Sick Societies is an interesting book, but in many ways it's scattershot. An anecdote out of context doesn't always illuminate whether or not a tradition is the cause of the "sickness," in this case botulism:
The Inuit practice of eating seal blubber raw rather than cooking it has caused an untold number of deaths from botulism, as has eating cattle that have died of anthrax, something that occurred in various parts of the world.
Most of the other "sick" traditions mentioned in this book are those involving less acute miseries, such as ridiculously inconvenient food taboos or genital mutilation. It seemed to me kind of inconceivable that people would have a food tradition that would make them vulnerable one of the most deadly types of food poisoning.
So when I came across this fascinating blog, Body Horrors, via Metafilter, I was excited to see a comprehensive post on the subject. Apparently the Inuit DO have some of the highest rates of botulism poisoning in the world and it is caused by traditional foods, but because they are not preparing them traditionally:
The researcher Nelson reported the preparation process quite evocatively in 1971:
“Meat is frequently kept for a considerable length of time and sometimes until it becomes semiputrid. This meat was kept in small underground pits, which the frozen subsoil rendered cold, but not cold enough to prevent the bluish fungus growth which completely covered the carcasses of the animals and the walls of the storerooms”.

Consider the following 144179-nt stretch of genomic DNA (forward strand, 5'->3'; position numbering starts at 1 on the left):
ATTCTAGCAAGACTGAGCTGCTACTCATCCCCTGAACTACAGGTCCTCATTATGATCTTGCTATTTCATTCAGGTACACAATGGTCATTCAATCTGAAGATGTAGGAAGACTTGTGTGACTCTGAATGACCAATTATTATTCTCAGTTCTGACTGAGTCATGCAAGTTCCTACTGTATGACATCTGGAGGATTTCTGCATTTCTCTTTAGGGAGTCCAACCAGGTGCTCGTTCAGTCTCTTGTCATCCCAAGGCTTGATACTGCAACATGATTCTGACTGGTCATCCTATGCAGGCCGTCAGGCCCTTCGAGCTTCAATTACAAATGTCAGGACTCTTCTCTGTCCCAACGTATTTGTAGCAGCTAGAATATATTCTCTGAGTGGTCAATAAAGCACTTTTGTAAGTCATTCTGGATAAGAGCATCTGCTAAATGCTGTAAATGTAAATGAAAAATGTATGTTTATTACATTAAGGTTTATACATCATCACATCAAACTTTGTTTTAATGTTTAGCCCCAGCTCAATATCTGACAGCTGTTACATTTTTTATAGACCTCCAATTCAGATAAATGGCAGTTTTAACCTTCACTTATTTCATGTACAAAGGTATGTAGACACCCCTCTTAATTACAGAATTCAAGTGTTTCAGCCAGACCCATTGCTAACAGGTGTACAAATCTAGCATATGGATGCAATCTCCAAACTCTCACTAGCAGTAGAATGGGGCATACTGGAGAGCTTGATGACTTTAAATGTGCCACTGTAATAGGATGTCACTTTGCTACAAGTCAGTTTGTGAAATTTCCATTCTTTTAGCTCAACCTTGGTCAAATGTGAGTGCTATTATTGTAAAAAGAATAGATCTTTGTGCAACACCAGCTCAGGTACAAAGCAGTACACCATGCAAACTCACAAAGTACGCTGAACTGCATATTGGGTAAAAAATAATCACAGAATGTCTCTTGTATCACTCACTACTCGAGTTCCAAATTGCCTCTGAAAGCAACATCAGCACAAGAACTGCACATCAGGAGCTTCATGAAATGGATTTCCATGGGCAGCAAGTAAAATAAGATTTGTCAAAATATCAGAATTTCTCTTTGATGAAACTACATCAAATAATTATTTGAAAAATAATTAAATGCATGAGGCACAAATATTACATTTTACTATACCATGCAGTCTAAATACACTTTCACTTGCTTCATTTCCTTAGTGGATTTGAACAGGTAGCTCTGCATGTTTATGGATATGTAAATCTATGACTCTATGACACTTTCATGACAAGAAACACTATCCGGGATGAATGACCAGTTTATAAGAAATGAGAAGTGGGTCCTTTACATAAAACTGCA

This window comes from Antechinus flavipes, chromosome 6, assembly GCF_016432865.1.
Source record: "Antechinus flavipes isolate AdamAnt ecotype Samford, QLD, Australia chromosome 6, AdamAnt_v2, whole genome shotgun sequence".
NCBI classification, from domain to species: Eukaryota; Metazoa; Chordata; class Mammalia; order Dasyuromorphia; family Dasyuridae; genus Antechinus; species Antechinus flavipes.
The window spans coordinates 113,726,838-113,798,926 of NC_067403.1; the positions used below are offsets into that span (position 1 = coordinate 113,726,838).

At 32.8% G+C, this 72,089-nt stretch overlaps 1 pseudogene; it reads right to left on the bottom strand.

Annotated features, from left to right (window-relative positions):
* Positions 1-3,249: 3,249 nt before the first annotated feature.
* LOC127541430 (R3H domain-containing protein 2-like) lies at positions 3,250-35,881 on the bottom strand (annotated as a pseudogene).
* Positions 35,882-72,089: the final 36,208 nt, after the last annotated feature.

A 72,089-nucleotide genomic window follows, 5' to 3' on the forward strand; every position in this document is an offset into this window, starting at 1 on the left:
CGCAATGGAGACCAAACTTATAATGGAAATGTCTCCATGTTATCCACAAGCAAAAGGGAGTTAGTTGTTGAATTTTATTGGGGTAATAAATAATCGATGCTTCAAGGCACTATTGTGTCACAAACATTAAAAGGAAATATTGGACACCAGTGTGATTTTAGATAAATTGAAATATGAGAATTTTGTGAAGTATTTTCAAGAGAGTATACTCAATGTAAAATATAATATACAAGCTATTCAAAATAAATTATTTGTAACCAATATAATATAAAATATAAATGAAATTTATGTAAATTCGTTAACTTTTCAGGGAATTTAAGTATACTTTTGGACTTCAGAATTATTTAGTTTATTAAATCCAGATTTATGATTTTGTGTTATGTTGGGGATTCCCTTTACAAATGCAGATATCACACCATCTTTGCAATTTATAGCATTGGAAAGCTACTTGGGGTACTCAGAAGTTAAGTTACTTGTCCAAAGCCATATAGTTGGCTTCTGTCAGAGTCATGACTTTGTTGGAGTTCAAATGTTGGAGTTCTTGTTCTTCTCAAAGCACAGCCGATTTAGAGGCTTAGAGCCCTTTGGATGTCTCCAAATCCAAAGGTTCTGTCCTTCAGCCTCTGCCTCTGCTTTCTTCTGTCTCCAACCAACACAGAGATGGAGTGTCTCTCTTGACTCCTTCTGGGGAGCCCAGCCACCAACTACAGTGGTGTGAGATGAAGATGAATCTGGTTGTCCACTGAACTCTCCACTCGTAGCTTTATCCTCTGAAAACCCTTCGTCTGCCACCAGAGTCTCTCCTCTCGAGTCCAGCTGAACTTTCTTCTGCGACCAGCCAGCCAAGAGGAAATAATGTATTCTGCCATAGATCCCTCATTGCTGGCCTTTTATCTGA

The customary preparation process has since been modified from fermenting food in a buried clay pit, enclosed in a woven basket or sewn seal skin (known as a “poke”) for weeks or months at a time. Food is now stored in airtight, Western consumer goods such as plastic or glass jars, sealable plastic bags or even plastic buckets, and eaten shortly after in a week or month. Additionally, the food many be stored indoors, above ground or in the sun at milder, less optimal temperatures. This move towards storing meat in warmer, anaerobic settings for shorter lengths of time may expedite the fermentation process and, subsequently, enhance the risk of botulinum toxin production (5)....
Fermenting food is a delicate, complex process. As the Eskimo scholar Zona Spray notes, every step of the complex preparation process is carefully executed to ensure a highly acidic environment (3). She mentions that usually elders prepare such traditional foods and are better versed in the “oral history of health and sickness” than the younger generations. This strongly suggests that a failure to transmit traditional knowledge and customs may play an pivotal role in the use of different preservation materials and in skyrocketing incidences of botulism outbreaks in Alaska over the past 50 years (2)(5).
It's a good reminder that important aspects of traditions are often lost in translation to modernity.